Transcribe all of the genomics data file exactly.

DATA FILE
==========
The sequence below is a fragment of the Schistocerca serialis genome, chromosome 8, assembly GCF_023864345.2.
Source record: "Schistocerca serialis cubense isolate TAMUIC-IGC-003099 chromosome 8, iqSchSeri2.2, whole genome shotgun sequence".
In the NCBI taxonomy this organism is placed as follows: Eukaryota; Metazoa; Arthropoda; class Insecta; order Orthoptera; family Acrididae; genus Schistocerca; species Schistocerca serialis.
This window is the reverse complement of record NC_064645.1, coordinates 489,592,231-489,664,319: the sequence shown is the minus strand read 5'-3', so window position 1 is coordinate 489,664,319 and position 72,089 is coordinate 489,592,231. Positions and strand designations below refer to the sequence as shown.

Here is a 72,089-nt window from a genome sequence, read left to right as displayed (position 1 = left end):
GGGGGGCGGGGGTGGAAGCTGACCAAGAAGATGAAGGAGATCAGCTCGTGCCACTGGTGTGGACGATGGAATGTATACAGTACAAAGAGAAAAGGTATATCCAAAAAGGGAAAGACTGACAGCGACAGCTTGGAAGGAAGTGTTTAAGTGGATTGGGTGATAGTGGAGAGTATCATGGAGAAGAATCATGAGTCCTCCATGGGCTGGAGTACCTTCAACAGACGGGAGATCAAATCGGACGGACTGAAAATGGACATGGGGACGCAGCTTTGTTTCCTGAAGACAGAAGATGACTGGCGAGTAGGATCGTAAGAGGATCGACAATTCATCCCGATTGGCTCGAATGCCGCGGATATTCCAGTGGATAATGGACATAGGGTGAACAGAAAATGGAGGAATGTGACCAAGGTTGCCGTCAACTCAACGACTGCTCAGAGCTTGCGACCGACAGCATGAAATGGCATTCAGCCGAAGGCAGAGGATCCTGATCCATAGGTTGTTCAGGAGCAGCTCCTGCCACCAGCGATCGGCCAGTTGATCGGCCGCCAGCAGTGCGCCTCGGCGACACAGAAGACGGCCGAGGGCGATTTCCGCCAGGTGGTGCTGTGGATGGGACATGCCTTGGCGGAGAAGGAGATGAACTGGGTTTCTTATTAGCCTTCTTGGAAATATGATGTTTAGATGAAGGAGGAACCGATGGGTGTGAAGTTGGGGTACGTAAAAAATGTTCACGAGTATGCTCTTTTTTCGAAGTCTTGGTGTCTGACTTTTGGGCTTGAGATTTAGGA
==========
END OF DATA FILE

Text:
The sequence below is a fragment of the Schistocerca serialis genome, chromosome 8, assembly GCF_023864345.2.
Source record: "Schistocerca serialis cubense isolate TAMUIC-IGC-003099 chromosome 8, iqSchSeri2.2, whole genome shotgun sequence".
In the NCBI taxonomy this organism is placed as follows: Eukaryota; Metazoa; Arthropoda; class Insecta; order Orthoptera; family Acrididae; genus Schistocerca; species Schistocerca serialis.
This window is the reverse complement of record NC_064645.1, coordinates 489,592,231-489,664,319: the sequence shown is the minus strand read 5'-3', so window position 1 is coordinate 489,664,319 and position 72,089 is coordinate 489,592,231. Positions and strand designations below refer to the sequence as shown.

Here is a 72,089-nt window from a genome sequence, read left to right as displayed (position 1 = left end):
GGGGGGCGGGGGTGGAAGCTGACCAAGAAGATGAAGGAGATCAGCTCGTGCCACTGGTGTGGACGATGGAATGTATACAGTACAAAGAGAAAAGGTATATCCAAAAAGGGAAAGACTGACAGCGACAGCTTGGAAGGAAGTGTTTAAGTGGATTGGGTGATAGTGGAGAGTATCATGGAGAAGAATCATGAGTCCTCCATGGGCTGGAGTACCTTCAACAGACGGGAGATCAAATCGGACGGACTGAAAATGGACATGGGGACGCAGCTTTGTTTCCTGAAGACAGAAGATGACTGGCGAGTAGGATCGTAAGAGGATCGACAATTCATCCCGATTGGCTCGAATGCCGCGGATATTCCAGTGGATAATGGACATAGGGTGAACAGAAAATGGAGGAATGTGACCAAGGTTGCCGTCAACTCAACGACTGCTCAGAGCTTGCGACCGACAGCATGAAATGGCATTCAGCCGAAGGCAGAGGATCCTGATCCATAGGTTGTTCAGGAGCAGCTCCTGCCACCAGCGATCGGCCAGTTGATCGGCCGCCAGCAGTGCGCCTCGGCGACACAGAAGACGGCCGAGGGCGATTTCCGCCAGGTGGTGCTGTGGATGGGACATGCCTTGGCGGAGAAGGAGATGAACTGGGTTTCTTATTAGCCTTCTTGGAAATATGATGTTTAGATGAAGGAGGAACCGATGGGTGTGAAGTTGGGGTACGTAAAAAATGTTCACGAGTATGCTCTTTTTTCGAAGTCTTGGTGTCTGACTTTTGGGCTTGAGATTTAGGA